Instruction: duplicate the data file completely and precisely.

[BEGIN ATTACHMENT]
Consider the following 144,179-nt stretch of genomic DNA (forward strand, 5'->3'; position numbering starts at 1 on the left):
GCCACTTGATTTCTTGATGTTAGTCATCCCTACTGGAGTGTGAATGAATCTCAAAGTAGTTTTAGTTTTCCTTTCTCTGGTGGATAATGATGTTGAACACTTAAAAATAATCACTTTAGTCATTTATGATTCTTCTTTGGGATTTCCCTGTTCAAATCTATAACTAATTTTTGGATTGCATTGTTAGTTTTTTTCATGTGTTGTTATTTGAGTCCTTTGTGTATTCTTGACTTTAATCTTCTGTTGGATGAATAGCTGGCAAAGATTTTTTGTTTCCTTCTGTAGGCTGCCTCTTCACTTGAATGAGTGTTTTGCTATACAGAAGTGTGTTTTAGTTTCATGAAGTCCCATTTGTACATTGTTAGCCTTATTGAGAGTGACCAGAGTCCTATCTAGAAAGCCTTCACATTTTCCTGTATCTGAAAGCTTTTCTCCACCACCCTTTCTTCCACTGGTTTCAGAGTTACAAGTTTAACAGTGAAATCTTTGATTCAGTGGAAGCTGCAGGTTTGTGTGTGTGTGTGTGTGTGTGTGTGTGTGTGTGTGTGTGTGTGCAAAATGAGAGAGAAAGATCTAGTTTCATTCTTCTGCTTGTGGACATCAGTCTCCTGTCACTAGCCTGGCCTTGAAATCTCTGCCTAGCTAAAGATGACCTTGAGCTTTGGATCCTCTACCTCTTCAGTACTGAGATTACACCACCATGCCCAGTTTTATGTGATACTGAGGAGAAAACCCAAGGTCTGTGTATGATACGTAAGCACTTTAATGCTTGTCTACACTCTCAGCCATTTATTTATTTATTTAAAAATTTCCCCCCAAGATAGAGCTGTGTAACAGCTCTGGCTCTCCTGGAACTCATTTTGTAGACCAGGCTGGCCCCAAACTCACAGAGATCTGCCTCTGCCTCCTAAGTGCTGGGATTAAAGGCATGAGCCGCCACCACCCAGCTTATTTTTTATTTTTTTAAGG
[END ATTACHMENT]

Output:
Consider the following 144,179-nt stretch of genomic DNA (forward strand, 5'->3'; position numbering starts at 1 on the left):
GCCACTTGATTTCTTGATGTTAGTCATCCCTACTGGAGTGTGAATGAATCTCAAAGTAGTTTTAGTTTTCCTTTCTCTGGTGGATAATGATGTTGAACACTTAAAAATAATCACTTTAGTCATTTATGATTCTTCTTTGGGATTTCCCTGTTCAAATCTATAACTAATTTTTGGATTGCATTGTTAGTTTTTTTCATGTGTTGTTATTTGAGTCCTTTGTGTATTCTTGACTTTAATCTTCTGTTGGATGAATAGCTGGCAAAGATTTTTTGTTTCCTTCTGTAGGCTGCCTCTTCACTTGAATGAGTGTTTTGCTATACAGAAGTGTGTTTTAGTTTCATGAAGTCCCATTTGTACATTGTTAGCCTTATTGAGAGTGACCAGAGTCCTATCTAGAAAGCCTTCACATTTTCCTGTATCTGAAAGCTTTTCTCCACCACCCTTTCTTCCACTGGTTTCAGAGTTACAAGTTTAACAGTGAAATCTTTGATTCAGTGGAAGCTGCAGGTTTGTGTGTGTGTGTGTGTGTGTGTGTGTGTGTGTGTGTGTGTGTGCAAAATGAGAGAGAAAGATCTAGTTTCATTCTTCTGCTTGTGGACATCAGTCTCCTGTCACTAGCCTGGCCTTGAAATCTCTGCCTAGCTAAAGATGACCTTGAGCTTTGGATCCTCTACCTCTTCAGTACTGAGATTACACCACCATGCCCAGTTTTATGTGATACTGAGGAGAAAACCCAAGGTCTGTGTATGATACGTAAGCACTTTAATGCTTGTCTACACTCTCAGCCATTTATTTATTTATTTAAAAATTTCCCCCCAAGATAGAGCTGTGTAACAGCTCTGGCTCTCCTGGAACTCATTTTGTAGACCAGGCTGGCCCCAAACTCACAGAGATCTGCCTCTGCCTCCTAAGTGCTGGGATTAAAGGCATGAGCCGCCACCACCCAGCTTATTTTTTATTTTTTTAAGG